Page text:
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Shamanism and San Pedro through Time: Some Notes on the Archaeology, History, and Continued Use of an Entheogen in Northern Peru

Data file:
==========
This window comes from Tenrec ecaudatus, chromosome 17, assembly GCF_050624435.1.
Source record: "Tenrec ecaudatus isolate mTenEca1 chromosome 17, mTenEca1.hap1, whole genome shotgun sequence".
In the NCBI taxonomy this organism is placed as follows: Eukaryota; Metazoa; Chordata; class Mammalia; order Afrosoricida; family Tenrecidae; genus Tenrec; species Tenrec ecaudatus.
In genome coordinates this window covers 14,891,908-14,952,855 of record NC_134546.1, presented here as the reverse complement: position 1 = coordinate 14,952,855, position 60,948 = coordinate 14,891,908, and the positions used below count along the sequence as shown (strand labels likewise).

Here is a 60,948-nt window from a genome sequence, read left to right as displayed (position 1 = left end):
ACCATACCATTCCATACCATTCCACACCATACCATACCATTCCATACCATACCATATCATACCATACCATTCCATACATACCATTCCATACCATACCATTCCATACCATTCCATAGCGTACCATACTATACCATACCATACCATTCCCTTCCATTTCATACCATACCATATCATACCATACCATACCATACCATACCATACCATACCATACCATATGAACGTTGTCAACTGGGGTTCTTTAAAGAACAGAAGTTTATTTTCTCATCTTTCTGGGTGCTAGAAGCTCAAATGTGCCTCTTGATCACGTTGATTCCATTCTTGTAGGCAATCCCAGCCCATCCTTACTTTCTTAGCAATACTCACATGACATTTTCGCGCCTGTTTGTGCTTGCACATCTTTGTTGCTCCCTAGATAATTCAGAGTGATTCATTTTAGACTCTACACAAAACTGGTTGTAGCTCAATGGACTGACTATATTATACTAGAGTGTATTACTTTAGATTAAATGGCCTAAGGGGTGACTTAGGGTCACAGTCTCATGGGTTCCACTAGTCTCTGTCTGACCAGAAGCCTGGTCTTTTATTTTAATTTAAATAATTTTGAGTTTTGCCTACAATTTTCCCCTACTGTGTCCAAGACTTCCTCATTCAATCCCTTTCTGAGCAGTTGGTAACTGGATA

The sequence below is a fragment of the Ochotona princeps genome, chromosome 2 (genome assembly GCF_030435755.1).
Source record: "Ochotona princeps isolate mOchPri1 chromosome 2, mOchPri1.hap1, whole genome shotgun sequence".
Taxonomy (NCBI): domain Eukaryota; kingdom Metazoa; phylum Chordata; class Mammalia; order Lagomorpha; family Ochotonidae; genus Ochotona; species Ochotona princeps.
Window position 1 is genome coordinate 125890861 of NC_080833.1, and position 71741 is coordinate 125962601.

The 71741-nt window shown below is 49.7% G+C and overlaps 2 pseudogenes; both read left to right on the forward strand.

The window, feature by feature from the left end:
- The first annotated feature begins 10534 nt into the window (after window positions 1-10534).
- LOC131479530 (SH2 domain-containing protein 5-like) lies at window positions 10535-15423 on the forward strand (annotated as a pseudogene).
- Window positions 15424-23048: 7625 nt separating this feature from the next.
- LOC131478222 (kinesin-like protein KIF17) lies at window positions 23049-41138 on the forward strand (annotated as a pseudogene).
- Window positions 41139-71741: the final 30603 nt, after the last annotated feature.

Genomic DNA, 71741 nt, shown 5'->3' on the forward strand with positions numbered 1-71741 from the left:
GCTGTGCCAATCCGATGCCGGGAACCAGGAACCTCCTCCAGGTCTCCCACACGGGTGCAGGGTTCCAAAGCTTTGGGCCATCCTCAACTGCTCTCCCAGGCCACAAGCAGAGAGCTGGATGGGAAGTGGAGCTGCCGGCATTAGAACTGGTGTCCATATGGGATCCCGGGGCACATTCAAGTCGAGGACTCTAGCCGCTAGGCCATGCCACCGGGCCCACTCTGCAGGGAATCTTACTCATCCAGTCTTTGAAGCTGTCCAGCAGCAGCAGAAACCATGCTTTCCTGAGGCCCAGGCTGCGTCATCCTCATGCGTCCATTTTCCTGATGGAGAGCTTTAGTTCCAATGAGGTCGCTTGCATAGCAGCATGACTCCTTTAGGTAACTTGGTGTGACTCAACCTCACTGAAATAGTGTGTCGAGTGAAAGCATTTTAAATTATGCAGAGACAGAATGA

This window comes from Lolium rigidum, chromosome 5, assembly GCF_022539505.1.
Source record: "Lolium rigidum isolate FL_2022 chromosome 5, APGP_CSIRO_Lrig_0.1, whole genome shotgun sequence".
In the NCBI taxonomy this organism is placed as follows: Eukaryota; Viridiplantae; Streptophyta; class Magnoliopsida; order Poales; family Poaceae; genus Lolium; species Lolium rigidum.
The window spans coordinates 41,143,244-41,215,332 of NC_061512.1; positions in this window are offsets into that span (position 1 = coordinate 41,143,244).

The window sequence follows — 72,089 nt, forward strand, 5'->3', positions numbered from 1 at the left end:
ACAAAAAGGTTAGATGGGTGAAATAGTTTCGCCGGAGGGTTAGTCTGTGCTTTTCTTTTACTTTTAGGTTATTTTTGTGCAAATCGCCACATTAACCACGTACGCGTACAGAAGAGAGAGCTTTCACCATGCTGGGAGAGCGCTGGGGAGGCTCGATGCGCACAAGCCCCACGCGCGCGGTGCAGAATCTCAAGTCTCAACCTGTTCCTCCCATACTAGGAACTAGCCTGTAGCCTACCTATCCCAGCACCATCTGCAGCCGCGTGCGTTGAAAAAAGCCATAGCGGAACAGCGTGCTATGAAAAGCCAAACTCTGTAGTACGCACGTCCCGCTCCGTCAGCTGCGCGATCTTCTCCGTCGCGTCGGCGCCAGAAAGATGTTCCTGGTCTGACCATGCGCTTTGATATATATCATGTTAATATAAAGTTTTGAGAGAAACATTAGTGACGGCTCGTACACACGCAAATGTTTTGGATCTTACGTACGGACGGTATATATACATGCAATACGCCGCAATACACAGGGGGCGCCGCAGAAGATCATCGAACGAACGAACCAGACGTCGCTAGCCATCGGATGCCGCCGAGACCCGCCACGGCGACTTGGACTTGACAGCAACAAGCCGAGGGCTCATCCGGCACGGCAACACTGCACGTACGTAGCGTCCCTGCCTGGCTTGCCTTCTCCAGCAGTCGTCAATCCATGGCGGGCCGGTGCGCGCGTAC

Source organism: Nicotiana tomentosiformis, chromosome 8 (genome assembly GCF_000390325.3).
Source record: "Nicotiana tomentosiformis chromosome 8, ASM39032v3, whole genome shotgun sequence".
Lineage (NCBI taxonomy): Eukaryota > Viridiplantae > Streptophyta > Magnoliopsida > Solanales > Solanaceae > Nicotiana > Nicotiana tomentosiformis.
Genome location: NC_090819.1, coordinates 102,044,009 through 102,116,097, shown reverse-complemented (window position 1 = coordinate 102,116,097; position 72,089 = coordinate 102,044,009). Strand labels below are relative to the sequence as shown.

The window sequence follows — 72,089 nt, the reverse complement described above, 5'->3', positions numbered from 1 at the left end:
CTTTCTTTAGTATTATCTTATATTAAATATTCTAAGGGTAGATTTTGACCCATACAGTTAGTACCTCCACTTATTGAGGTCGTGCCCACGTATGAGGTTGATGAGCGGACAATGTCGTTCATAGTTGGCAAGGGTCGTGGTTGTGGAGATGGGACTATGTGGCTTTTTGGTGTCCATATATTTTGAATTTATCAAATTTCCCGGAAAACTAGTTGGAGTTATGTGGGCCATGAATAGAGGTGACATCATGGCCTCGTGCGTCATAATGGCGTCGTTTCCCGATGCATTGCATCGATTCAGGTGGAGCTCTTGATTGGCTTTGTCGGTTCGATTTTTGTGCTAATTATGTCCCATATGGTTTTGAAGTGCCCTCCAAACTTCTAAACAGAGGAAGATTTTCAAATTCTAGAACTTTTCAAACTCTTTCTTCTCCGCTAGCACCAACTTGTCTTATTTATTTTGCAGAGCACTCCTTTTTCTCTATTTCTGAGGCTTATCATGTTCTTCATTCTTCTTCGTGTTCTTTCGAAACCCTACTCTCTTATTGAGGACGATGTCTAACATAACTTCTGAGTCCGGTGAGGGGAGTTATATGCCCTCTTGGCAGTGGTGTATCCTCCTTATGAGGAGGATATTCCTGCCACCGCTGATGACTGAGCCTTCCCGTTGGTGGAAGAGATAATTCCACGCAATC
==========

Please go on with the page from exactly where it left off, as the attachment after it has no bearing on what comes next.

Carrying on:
This paper discusses archaeological, historical, and contemporary ethnographic evidence for the use of the San Pedro cactus in northern Peru as a vehicle for traveling between worlds and for imparting the “vista” (magical sight) necessary for shamanic healers to divine the cause of their patients' ailments. Using iconographic, ethnohistorical, and ethnographic evidence for the uninterrupted use of this sacred plant as a means of access to the Divine and as a tool for healing, it describes the relationship between San Pedro, ancestor worship, water/fertility cults and also the common symbolic associations between San Pedro and wind-spirits. It closes by suggesting that the more than 2000 year time-depth of using this plant as a means for accessing the realms of Spirit and as a tool for healing should serve to challenge the unfortunate tendency in the contemporary United States to consider this plant as a “recreational drug.”